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Tucker Carlson's Interview on Joe Rogan

A Few Notes about Episode #2138

Tucker Carlson appeared on Joe Rogan earlier this month. For three hours, I found myself struck by numerous things.

First, we are the same age (he would've been a Freshman when I was a Senior in high school), we both underachieved in high school, and we both held conventional, conservative views our young adult lives: Republican party is good and the Democrats bad, the military (and, by extension, the CIA) is good, corporations are good and hippies bad.

But here we are, in our fifties, and we don't hold those views anymore. We've turned cold skeptics when it comes to anything the Republicans or military offer, though we still both loathe the Democratic party, but not because it's liberal, but because it has become downright insidious. I think we'd both agree with a recent statement by Matt Taibbi about why he attacks Democrats:

The Republicans have very little institutional power nationally. It’s not their point of view prevailing in schools, on campuses, in newsrooms (where over 90% of working reporters vote blue), and especially in the intelligence and military apparatus, which has openly aligned itself with Democrats. Even if Donald Trump were a “threat to Democracy” he lacks the institutional pull to do much damage, which can’t be said of Democrats.

And here we are, in our fifties, joined by our former enemies on the Left. The Joe Rogans and Matt Taibbis and scores of others who have grown disgusted with the rabid new Leftism.

The vast bulk of us are in our fifties.

We're all old enough to compare the "facts" presented to us back then with the truth, but we're all still young enough to have the energy to care.

And we're all Generation X. I think we all share a quiet disdain for the Baby Boomers who suppressed us while they kept the reigns of power (a frequent complaint by Bret Weinstein) and now seem perfectly content with the morass of shit they've left behind, from a bloated central government with unmanageable welfare obligations to the "Y Generation" . . . offspring of the Boomers, whereas X generation were mostly offspring of Depression babies).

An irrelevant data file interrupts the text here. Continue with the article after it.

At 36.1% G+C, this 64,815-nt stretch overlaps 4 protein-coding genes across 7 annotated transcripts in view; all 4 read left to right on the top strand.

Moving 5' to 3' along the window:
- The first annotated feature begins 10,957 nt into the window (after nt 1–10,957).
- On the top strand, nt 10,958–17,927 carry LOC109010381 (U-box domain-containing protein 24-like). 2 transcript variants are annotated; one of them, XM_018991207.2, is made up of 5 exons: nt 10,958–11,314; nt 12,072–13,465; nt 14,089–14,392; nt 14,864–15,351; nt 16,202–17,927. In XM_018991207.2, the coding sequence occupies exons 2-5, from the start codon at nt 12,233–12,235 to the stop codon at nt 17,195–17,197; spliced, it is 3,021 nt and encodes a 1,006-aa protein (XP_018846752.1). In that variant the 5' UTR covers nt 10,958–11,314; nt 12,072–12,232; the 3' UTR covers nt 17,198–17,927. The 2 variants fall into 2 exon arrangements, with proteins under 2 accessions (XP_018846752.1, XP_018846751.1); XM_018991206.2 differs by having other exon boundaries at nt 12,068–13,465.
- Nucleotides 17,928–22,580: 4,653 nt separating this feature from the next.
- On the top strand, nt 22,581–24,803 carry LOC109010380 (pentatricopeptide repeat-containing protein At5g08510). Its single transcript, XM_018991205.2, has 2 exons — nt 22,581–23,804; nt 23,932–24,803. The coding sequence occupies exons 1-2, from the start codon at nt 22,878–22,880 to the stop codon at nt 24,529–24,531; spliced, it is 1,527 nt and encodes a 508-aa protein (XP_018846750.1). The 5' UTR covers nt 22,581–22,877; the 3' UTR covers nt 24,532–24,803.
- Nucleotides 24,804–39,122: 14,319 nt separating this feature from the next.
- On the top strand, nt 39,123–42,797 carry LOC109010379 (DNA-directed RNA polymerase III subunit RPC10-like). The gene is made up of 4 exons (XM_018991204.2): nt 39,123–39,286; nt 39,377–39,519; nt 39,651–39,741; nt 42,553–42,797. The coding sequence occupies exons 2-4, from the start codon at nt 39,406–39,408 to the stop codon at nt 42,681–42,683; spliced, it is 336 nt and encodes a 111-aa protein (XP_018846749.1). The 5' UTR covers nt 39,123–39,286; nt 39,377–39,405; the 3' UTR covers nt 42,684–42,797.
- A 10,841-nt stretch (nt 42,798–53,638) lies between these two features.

Carlson on UFOs

But what really struck me?

Carlson's speculations on UFOs.

I've long been agnostic on everything "supernatural," from the occult to UFOs to ghosts. I leaned strongly skeptic until my early twenties, but Russell Kirk's respect for ghosts shifted me to agnosticism about such things in my late twenties.

Carlson was a stone-cold skeptic about UFOs.

Until 2017 (when an insider at the Department of Defense told him a lot of these reports were real).

At this point, he believes in them.

Well, kinda.

And that's the thing that struck me the most in the entire interview. It was the first subject they talked about. They only stayed on the topic for about 30 minutes. I wish they had stayed on it for the entire three hours.

Carlson said that he doesn't know anything, but there are a few things everyone knows at this point.

  1. Enough is going on in the skies and underwater that the U.S. military has been forced to respond to it.
  2. The U.S. government doesn't want people to know about it.
  3. The U.S. military can't control the objects because the objects' movements defy everything we know about physics. People have been killed by them, as evidenced by court cases working their way through the Veterans Affairs courts.
  4. Every society before 1945 believed that the supernatural could invade everyday life (the "unseen battle that goes on around us").

Carlson has concluded that these are spiritual phenomena, which appears to parallel the tentative position of Diana Pasulka (who also appeared on JRE and whose current book, Encounters, is very odd . . . jumping from UFO artificial intelligence to Fulton Sheen's mystical impact to the Vatican and back to the Invisible College).

He seems pretty convinced that these objects are not from another planet. If they were, we'd see them coming into our atmosphere ("space is well-monitored").


So, they're from here, and they've been here for thousands of years, whatever 'they' are, and it's pretty clear to me that they're spiritual entities, whatever that means, they're supernatural, which is to say 'above the natural' and 'above the observable' . . . and they don't behave according to the laws of science, as measured by people, and they've been here for a long time. There's a ton of evidence that they're under the ocean and under the ground. (8:00)

After 2017, he jumped into journalism mode and investigated it. He interviewed tons of people and gathered information.

And then he stopped.


Because, he said, the conclusions were all very dark and weren't helping him be a better person. On top of that, the conclusions he was coming to weren't pragmatic: There's nothing he could do to change the conclusions or the effects of the conclusions.

He concludes that these spiritual entities are demonic (he says "some of them are bad"). He points out that, in the spiritual world, everything is a binary: good or bad (something I hadn't thought about, but I guess it makes sense: angels don't contend with bodies and Original Sin, which are what makes us this amalgam of good and bad).

He also points out that "there's evidence that there is a relationship between" these spiritual entities and the U.S. government (16:01).